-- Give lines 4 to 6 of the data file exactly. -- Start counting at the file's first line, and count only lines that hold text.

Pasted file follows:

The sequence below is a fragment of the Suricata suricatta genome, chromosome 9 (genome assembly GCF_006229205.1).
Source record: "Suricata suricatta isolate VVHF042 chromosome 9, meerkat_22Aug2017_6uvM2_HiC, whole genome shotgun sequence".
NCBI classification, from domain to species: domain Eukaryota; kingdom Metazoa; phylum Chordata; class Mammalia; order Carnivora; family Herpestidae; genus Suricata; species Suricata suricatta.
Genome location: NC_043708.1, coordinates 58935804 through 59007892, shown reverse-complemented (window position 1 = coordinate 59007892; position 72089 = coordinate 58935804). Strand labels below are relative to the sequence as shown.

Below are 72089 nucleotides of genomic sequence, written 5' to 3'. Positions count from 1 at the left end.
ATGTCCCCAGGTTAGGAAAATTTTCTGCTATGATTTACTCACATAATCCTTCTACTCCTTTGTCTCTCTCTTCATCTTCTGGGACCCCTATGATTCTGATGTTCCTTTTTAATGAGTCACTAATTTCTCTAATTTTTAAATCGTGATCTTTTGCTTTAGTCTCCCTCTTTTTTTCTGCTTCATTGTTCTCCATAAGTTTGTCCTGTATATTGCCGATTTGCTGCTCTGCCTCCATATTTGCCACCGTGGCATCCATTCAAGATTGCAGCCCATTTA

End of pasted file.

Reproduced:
Genome location: NC_043708.1, coordinates 58935804 through 59007892, shown reverse-complemented (window position 1 = coordinate 59007892; position 72089 = coordinate 58935804). Strand labels below are relative to the sequence as shown.

Below are 72089 nucleotides of genomic sequence, written 5' to 3'. Positions count from 1 at the left end.
ATGTCCCCAGGTTAGGAAAATTTTCTGCTATGATTTACTCACATAATCCTTCTACTCCTTTGTCTCTCTCTTCATCTTCTGGGACCCCTATGATTCTGATGTTCCTTTTTAATGAGTCACTAATTTCTCTAATTTTTAAATCGTGATCTTTTGCTTTAGTCTCCCTCTTTTTTTCTGCTTCATTGTTCTCCATAAGTTTGTCCTGTATATTGCCGATTTGCTGCTCTGCCTCCATATTTGCCACCGTGGCATCCATTCAAGATTGCAGCCCATTTA